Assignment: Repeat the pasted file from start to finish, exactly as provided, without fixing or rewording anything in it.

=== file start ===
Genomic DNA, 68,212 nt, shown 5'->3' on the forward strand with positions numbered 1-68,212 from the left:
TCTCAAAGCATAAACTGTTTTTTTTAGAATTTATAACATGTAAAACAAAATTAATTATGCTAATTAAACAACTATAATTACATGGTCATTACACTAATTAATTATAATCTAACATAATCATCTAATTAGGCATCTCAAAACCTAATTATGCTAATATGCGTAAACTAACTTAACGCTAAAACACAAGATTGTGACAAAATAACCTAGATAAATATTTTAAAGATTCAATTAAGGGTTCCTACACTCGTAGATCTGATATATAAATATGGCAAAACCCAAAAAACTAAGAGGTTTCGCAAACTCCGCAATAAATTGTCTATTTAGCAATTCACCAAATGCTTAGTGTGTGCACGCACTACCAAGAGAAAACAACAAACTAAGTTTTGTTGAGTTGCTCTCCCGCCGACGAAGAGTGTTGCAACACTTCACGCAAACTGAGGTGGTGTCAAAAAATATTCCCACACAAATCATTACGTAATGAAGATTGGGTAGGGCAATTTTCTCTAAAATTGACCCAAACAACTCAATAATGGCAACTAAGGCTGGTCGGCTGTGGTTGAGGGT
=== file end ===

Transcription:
Genomic DNA, 68,212 nt, shown 5'->3' on the forward strand with positions numbered 1-68,212 from the left:
TCTCAAAGCATAAACTGTTTTTTTTAGAATTTATAACATGTAAAACAAAATTAATTATGCTAATTAAACAACTATAATTACATGGTCATTACACTAATTAATTATAATCTAACATAATCATCTAATTAGGCATCTCAAAACCTAATTATGCTAATATGCGTAAACTAACTTAACGCTAAAACACAAGATTGTGACAAAATAACCTAGATAAATATTTTAAAGATTCAATTAAGGGTTCCTACACTCGTAGATCTGATATATAAATATGGCAAAACCCAAAAAACTAAGAGGTTTCGCAAACTCCGCAATAAATTGTCTATTTAGCAATTCACCAAATGCTTAGTGTGTGCACGCACTACCAAGAGAAAACAACAAACTAAGTTTTGTTGAGTTGCTCTCCCGCCGACGAAGAGTGTTGCAACACTTCACGCAAACTGAGGTGGTGTCAAAAAATATTCCCACACAAATCATTACGTAATGAAGATTGGGTAGGGCAATTTTCTCTAAAATTGACCCAAACAACTCAATAATGGCAACTAAGGCTGGTCGGCTGTGGTTGAGGGT